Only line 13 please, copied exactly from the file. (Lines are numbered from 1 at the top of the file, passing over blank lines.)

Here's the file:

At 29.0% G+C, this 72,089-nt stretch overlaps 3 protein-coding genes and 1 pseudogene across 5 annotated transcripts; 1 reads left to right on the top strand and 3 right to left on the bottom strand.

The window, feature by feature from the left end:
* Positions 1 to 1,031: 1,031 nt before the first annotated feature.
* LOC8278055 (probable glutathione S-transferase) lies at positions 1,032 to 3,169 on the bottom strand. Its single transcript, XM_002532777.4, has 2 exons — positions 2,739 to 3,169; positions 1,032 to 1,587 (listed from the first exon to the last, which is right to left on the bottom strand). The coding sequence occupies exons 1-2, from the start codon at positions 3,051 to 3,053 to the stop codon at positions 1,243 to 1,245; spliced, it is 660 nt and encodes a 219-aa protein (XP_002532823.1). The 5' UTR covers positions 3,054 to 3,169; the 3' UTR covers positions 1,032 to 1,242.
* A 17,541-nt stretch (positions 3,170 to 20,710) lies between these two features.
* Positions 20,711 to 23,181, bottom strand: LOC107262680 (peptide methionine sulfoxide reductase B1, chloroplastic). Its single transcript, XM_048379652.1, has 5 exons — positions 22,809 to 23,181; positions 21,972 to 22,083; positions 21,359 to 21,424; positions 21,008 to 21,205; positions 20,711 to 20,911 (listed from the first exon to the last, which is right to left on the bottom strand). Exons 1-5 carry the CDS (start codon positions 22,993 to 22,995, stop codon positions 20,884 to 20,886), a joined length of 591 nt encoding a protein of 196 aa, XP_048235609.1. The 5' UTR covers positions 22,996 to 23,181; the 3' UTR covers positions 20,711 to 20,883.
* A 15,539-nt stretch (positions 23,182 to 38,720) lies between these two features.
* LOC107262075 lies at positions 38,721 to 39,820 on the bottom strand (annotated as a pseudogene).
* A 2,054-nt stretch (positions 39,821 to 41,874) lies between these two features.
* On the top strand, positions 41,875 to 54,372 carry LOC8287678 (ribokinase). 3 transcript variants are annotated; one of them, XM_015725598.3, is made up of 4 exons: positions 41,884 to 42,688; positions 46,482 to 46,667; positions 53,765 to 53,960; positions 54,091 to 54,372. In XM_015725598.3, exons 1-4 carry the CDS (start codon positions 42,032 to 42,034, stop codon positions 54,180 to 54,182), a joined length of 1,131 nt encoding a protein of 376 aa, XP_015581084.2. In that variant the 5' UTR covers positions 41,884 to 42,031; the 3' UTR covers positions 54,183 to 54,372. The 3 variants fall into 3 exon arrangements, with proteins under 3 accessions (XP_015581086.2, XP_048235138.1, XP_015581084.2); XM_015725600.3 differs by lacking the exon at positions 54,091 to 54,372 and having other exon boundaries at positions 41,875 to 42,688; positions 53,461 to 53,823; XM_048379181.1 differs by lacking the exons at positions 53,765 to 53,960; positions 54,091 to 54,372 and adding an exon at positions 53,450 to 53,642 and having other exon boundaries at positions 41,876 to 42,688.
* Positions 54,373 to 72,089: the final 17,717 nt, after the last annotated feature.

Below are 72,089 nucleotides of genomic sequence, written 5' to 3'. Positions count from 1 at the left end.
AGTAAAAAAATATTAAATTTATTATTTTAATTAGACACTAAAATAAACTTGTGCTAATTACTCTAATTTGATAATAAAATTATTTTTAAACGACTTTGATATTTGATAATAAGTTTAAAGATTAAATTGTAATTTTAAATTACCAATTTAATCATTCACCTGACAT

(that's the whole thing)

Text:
AGTAAAAAAATATTAAATTTATTATTTTAATTAGACACTAAAATAAACTTGTGCTAATTACTCTAATTTGATAATAAAATTATTTTTAAACGACTTTGATATTTGATAATAAGTTTAAAGATTAAATTGTAATTTTAAATTACCAATTTAATCATTCACCTGACAT